Losing ground, a Latino summit looks to Fort Worth

Posted Sunday, Aug. 04, 2013  comments  Print Reprints
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kennedy A summit of Latino leaders met Saturday to plan legal strategy, and almost didn’t know where to start.

“Republicans are trying to set Latinos back to where we were before 1965,” said Hector Carrillo, owner of a Fort Worth tax service and part of the Texas HOPE (Hispanics Organized for Political Education) meeting on civil rights, education activism and legal action.

“Between the Voting Rights Act ruling and the cuts in funding for schools, everything is hurting us at a time when we should be progressing.”

In Tarrant County, Texas HOPE will join a lawsuit to restore the 2012 boundaries of predominantly Hispanic Texas House District 90, Texas HOPE Chairman Joe Cardenas III said. The central Fort Worth district was redrawn slightly by House Republicans.

“Tarrant County should have strong representation of Hispanic voters in Austin,” said Cardenas, a Wharton County schoolteacher.

In one of the few tweaks made to court-drawn maps from the 2012 elections, the predominantly African-American Lake Como neighborhood was moved into the district, currently represented by Democratic state Rep. Lon Burnam.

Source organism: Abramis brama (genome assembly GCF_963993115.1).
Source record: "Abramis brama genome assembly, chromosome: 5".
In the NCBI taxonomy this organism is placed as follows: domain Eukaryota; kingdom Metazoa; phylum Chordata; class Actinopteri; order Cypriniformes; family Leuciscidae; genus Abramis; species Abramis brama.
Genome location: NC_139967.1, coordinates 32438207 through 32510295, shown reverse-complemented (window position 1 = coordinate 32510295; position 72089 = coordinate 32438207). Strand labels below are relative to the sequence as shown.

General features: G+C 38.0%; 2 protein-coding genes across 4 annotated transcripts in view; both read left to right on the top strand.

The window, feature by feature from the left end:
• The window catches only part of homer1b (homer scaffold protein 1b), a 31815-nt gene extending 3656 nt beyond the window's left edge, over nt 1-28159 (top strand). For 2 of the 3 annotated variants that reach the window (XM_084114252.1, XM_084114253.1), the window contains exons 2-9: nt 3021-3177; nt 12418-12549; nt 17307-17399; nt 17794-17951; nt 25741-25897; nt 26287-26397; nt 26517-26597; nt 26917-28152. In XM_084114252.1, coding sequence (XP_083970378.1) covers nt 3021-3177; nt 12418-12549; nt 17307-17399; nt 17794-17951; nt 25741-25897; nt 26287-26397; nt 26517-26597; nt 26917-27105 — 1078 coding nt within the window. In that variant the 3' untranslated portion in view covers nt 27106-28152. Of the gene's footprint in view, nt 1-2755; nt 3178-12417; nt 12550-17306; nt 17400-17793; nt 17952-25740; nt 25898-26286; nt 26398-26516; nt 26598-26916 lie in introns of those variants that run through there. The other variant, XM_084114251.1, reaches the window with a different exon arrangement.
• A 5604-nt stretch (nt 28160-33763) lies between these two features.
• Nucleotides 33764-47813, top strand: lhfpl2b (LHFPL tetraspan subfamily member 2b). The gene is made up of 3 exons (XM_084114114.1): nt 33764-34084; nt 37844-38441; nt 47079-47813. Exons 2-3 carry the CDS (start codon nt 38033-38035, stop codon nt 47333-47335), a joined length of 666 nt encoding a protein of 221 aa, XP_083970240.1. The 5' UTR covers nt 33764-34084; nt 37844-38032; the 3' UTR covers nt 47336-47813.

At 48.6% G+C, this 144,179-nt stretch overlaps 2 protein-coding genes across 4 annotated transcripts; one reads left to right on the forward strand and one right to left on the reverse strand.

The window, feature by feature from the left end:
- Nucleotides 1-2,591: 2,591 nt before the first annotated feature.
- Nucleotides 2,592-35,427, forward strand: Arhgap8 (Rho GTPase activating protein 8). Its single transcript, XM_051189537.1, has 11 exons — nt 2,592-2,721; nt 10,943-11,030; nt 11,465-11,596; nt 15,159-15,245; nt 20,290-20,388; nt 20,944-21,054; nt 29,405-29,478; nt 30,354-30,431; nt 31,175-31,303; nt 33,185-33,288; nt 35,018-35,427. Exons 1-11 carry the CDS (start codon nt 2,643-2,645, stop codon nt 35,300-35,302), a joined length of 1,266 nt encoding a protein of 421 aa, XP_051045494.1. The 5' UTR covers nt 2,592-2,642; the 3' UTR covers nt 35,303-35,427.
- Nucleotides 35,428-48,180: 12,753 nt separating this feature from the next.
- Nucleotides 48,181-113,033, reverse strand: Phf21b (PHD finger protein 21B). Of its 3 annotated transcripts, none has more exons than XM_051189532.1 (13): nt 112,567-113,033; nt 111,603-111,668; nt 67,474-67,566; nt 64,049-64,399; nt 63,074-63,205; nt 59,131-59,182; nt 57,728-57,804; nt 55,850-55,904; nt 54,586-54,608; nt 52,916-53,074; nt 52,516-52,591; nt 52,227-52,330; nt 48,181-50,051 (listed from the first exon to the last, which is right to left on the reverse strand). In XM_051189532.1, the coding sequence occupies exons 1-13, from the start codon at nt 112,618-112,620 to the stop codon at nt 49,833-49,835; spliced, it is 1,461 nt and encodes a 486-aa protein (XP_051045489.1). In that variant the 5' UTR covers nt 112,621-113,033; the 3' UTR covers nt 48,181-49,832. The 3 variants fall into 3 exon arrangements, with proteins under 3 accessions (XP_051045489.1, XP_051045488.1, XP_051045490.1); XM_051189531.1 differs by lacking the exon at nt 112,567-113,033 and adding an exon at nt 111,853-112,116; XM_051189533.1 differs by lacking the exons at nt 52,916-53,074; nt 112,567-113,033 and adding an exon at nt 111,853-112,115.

Under the old map, Burnam won the 2012 Democratic Party primary by 159 votes over then-school Trustee Carlos Vasquez, who this year also lost his school board re-election bid.

“There are strong Hispanic candidates in Fort Worth who would have had a better chance if that hadn’t been changed,” said Dallas Democrat Domingo Garcia, an attorney and one of four Dallas representatives at the summit Saturday at the Hilton Austin Airport hotel.

That was just one of Texas HOPE’s concerns.

For another, state Sen. Dan Patrick, R-Houston, is pressuring Gov. Rick Perry to have the Legislature consider an anti- “sanctuary city” bill allowing all law officers to ask a detainee’s immigration status, even if a city has a rule against asking.

Cardenas rolled his eyes at the mention of Patrick, a publicity-minded religious radio host and one of three candidates saying they will challenge Lt. Gov. David Dewhurst in 2014.

(Patrick briefly owned a Lewisville radio station where hosts blamed Latino activists for staging an “attack” on the station and hoisting a Mexican flag on the transmitter. Lewisville police said there was no sign of an attack and that it appeared to be a promotional stunt.)

“Senator Patrick is pandering to a specific group of Texas voters,” Cardenas said.

“Ask Gov. Perry to name a sanctuary city. He can’t. There isn’t one.”

Cardenas also bemoaned the recent Supreme Court decision limiting federal civil-rights oversight of Texas elections.

“We’re already seeing a move to do away with single-member districts and enforce a more discriminatory version of voter ID,” he said.

“Some leaders who do not want Latinos to become more involved are trying to take advantage.”

Cardenas said he’s not talking about a certain party.

“Democrats or Republicans — the transition of political power has begun,” he said.

So has the reaction.

Bud Kennedy's column appears Sundays, Wednesdays and Fridays. 817-390-7538 Twitter: @BudKennedy

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